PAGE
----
Problem: Poor-Quality Cat Food

Cats fed processed diets containing rendered ingredients may vomit due to poor-quality, biologically inappropriate ingredients. Rendered ingredients that wind up in pet food are leftovers from the human food industry, and can include animal pieces and parts like bird feathers, snouts, beaks, eyes, hooves and nails.

These are very low-quality ingredients with low-to-no bioavailability that are difficult for cats to digest, which can cause GI upset. Cats tend to have upper GI issues, so they vomit. Dogs typically have lower GI issues, and are more apt to develop diarrhea.

Since the introduction of processed pet food, many cats have been fed diets that are not species-appropriate, which has led to the development of food intolerances and allergies — a very common reason for intermittent vomiting over a period of months or years.

If your kitty is at a healthy weight with a normal energy level, but just throws up occasionally, food sensitivity could be the culprit. Food sensitivities develop when the same foods are fed over and over, which happens a lot with cats because they get addicted to certain foods and refuse to eat anything else.

Feeding the same type of protein, even if it's excellent human-grade quality, can over time create GI inflammation and food sensitivities. So it's not just about feeding good-quality protein, but also switching proteins frequently. I recommend transitioning cats with GI upset to human-grade cat food (which unfortunately can be very difficult to find), and then to a fresh food diet.

What to do: Upgrade your cat's diet. I prefer a raw diet for cats who will eat it, but even gently cooked fresh food is a huge improvement over processed pet food. I also recommend rotating proteins every three to four months to avoid hypersensitivity reactions.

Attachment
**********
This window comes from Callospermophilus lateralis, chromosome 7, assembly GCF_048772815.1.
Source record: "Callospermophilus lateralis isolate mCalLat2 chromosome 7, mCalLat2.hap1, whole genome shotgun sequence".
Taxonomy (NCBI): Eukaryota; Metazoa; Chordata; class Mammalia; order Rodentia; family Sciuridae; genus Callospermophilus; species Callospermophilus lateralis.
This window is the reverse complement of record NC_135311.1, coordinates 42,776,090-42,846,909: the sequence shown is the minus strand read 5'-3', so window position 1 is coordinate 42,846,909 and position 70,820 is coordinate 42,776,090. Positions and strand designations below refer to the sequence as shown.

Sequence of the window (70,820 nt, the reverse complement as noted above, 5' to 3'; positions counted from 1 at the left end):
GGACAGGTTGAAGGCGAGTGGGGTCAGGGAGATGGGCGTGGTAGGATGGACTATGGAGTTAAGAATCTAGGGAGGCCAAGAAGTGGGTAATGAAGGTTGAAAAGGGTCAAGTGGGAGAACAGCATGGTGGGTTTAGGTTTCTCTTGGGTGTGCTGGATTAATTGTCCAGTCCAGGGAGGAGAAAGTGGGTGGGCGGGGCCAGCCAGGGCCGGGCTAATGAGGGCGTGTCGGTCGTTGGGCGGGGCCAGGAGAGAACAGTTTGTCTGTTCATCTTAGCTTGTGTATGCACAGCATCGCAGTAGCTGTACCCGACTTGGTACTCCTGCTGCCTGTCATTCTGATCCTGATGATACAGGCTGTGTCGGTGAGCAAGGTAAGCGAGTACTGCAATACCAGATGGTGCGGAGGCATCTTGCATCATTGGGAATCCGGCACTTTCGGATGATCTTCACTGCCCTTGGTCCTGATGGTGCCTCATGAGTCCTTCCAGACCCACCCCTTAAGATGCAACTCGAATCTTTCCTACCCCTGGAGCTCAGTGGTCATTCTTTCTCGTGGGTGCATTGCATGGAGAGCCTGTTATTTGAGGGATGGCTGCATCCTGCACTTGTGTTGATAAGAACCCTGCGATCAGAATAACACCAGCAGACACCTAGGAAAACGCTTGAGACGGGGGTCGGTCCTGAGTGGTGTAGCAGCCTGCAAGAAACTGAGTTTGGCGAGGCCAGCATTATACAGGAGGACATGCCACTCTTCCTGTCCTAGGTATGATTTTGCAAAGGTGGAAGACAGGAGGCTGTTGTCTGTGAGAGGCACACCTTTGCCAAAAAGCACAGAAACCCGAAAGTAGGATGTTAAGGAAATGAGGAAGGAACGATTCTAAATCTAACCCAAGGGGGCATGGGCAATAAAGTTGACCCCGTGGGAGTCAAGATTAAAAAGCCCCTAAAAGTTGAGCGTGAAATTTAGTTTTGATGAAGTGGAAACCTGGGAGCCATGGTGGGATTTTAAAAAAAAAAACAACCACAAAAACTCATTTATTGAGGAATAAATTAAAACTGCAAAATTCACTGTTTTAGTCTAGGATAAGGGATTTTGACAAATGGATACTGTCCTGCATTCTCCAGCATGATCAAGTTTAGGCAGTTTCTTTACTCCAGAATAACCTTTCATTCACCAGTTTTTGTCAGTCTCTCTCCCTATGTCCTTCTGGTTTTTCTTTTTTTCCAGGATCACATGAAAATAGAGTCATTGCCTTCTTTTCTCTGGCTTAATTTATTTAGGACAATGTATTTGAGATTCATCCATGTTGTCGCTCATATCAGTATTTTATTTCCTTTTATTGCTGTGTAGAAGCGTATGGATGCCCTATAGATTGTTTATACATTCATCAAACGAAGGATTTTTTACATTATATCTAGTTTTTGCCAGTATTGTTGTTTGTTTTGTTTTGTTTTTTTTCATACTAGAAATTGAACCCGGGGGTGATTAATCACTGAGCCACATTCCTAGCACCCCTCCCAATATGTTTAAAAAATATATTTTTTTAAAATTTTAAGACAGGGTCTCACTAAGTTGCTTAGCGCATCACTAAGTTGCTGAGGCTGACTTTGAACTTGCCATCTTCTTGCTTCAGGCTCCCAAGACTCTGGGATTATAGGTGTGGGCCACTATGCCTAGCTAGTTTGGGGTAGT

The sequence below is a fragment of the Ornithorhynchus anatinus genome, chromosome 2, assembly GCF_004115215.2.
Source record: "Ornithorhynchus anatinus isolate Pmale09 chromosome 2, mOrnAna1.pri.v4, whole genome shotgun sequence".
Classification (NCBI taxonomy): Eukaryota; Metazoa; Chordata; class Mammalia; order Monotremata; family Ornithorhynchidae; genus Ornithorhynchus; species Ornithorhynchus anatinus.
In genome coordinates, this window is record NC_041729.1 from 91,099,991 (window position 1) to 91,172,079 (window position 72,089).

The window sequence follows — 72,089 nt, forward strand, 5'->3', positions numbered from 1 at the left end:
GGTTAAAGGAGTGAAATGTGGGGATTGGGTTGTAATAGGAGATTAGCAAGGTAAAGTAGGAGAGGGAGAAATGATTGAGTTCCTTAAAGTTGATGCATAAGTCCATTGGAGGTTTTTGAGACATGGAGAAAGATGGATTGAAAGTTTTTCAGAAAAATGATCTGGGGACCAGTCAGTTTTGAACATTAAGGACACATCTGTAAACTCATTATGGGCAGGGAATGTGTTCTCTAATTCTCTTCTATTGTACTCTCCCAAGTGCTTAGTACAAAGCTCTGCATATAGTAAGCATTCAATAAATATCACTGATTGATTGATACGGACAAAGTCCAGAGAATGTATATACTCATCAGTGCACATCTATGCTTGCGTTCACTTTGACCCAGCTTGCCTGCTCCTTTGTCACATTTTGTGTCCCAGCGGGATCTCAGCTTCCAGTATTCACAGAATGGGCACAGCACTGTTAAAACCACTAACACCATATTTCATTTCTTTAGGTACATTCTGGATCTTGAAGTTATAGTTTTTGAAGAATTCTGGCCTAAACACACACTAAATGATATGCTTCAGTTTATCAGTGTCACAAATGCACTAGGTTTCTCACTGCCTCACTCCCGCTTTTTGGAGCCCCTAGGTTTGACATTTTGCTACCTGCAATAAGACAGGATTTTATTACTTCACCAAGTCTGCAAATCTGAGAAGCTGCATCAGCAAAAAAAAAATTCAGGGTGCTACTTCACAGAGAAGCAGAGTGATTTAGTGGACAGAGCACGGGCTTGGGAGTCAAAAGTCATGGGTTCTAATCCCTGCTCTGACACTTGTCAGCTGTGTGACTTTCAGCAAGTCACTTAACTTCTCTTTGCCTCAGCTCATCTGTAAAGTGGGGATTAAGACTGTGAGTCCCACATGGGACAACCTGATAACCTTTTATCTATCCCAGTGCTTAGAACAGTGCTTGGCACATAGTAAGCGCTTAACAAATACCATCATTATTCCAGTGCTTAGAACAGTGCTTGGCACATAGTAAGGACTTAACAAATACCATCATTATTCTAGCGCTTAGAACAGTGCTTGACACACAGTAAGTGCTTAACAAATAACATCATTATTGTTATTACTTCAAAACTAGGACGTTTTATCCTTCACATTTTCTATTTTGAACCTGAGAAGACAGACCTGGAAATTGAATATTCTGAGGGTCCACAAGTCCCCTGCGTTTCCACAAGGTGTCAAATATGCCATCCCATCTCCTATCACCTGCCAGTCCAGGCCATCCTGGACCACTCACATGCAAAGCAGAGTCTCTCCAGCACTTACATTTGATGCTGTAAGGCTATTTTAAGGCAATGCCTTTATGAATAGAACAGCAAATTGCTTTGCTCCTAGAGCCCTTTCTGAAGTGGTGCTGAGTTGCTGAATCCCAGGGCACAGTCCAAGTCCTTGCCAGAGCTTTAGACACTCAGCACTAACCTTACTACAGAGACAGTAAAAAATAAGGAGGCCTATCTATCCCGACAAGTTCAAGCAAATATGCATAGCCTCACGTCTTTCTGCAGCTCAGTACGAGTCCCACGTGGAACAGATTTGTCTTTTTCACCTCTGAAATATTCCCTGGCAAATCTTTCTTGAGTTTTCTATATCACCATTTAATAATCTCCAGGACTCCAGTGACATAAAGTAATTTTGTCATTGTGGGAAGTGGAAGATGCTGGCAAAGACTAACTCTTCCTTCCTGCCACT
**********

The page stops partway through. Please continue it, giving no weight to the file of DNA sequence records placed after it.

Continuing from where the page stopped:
If you believe your cat may have a food hypersensitivity or allergy, I recommend Dr. Jean Dodd's Nutriscan saliva test, which can provide help in choosing a diet that's less reactive for your kitty. The good news is I've found that correcting food sensitivities, removing noxious or unnecessary ingredients from a cat's diet, as well as transitioning to a species-appropriate, fresh food, natural diet eliminates most of the common causes of vomiting in cats.

If you feed your cat treats, be sure to offer only high-quality treats. You don't want to spend money upgrading your kitty's diet and then feed junky treats that can create GI inflammation and vomiting. So if you feed treats, it's important to offer the highest quality you can afford. Or better yet, make homemade cat treats.

In store-bought treats, you should look carefully at the label and avoid anything containing propylene glycol, FD&C red #4, ethoxyquin, chemical dyes, emulsifiers, surfactants and other questionable ingredients. All those additives, preservatives and other chemicals can cause GI inflammation and vomiting.

It's also important to note that contrary to what many people think, cats don't need milk. Animals are only suited to digest and process milk from their own species. Drinking the milk of a different species past weaning can cause or exacerbate GI inflammation. If your cat can't tolerate cow's milk, it can cause vomiting, so if you're giving him milk, I recommend you stop offering it.

Problem: Enzyme Deficiencies

Sometimes a kitty's pancreas doesn't produce enough digestive enzymes, such as lipase, protease and amylase, which can result in acute or chronic pancreatitis. Pancreatitis (inflammation of the pancreas), is very common in cats, and even if there are no other obvious symptoms, can be an underlying cause of intermittent vomiting.

What to do: Supplement with digestive enzymes. Cats evolved to eat an entirely fresh food diet, primarily mice, which is a very rich source of digestive enzymes that is entirely missing from processed cat food. That's why I recommend adding a digestive enzyme to your cat's diet.

If your kitty's pancreas is producing adequate enzymes, adding additional enzymes to her food won't cause any problems. However, if her pancreas is not secreting sufficient enzymes, supplementing ensures she'll have what her body needs to process her food. Providing a high-quality digestive enzyme can help reduce vomiting as well as the potential for pancreatitis.

Problem: Speed Eating

Another very common reason cats throw up is from eating too fast. Your cat's esophagus is horizontal and flat. Everything he eats has to travel horizontally before it moves into the stomach.